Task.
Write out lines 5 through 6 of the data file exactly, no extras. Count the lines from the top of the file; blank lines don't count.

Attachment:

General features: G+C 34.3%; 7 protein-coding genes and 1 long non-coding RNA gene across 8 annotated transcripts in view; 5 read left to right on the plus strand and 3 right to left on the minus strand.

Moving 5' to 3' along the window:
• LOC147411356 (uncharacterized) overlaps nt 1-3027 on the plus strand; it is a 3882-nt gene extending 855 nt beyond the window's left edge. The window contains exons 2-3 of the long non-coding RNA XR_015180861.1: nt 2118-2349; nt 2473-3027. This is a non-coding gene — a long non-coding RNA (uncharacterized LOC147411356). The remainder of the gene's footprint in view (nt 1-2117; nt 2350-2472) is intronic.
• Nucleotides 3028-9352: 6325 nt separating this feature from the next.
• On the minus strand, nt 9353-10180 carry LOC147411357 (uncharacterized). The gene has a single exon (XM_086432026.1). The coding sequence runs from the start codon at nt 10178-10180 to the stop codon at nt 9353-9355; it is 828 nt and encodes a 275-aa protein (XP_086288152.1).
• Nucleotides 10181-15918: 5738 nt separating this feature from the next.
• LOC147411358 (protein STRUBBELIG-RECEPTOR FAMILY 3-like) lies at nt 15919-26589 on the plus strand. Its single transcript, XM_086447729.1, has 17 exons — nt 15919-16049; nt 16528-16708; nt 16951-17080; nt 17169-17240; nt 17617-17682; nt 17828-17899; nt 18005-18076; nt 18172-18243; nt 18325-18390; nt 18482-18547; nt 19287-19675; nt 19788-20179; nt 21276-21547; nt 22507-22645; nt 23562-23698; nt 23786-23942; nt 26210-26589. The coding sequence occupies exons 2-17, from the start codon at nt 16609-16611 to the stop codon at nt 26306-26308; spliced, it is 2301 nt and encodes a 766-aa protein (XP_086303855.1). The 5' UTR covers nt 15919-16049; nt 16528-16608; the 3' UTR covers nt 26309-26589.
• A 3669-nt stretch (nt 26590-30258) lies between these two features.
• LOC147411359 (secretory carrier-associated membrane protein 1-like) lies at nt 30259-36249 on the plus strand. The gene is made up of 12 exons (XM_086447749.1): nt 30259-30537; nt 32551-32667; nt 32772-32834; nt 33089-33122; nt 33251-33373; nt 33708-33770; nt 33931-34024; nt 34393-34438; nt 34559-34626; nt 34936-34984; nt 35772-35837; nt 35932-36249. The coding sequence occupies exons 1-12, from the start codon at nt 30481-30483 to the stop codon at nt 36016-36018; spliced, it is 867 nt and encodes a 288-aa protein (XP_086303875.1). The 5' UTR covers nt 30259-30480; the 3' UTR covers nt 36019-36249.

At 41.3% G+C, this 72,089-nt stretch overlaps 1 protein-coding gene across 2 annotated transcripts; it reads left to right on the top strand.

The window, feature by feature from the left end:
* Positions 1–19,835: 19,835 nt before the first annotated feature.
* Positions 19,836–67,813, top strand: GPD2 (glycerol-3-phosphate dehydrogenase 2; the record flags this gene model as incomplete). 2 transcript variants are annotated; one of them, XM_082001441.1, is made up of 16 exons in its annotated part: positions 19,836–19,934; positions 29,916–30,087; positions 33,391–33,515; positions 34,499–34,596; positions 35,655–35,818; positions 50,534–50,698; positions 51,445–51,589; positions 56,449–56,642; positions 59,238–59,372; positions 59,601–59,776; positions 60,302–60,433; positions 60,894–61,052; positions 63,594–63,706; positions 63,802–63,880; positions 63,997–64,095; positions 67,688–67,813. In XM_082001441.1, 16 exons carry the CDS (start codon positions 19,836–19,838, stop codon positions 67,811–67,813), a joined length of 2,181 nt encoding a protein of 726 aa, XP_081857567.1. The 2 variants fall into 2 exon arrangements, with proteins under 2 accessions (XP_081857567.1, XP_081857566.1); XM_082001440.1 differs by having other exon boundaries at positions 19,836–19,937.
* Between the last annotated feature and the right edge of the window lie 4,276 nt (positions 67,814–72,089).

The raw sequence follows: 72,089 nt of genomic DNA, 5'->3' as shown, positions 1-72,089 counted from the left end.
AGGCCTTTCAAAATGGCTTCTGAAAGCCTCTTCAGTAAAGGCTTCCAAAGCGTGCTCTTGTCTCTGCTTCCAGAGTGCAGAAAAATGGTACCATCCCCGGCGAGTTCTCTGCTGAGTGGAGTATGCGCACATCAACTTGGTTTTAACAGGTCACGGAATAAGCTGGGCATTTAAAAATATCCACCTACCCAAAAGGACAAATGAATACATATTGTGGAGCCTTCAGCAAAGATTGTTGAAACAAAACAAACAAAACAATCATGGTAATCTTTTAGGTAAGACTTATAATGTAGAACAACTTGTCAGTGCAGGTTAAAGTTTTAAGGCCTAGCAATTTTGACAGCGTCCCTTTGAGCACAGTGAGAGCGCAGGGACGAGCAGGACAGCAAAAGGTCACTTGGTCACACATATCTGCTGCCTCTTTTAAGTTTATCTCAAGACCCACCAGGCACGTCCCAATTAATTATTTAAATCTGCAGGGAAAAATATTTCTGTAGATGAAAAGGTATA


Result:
• On the minus strand, nt 9353-10180 carry LOC147411357 (uncharacterized). The gene has a single exon (XM_086432026.1). The coding sequence runs from the start codon at nt 10178-10180 to the stop codon at nt 9353-9355; it is 828 nt and encodes a 275-aa protein (XP_086288152.1).
• Nucleotides 10181-15918: 5738 nt separating this feature from the next.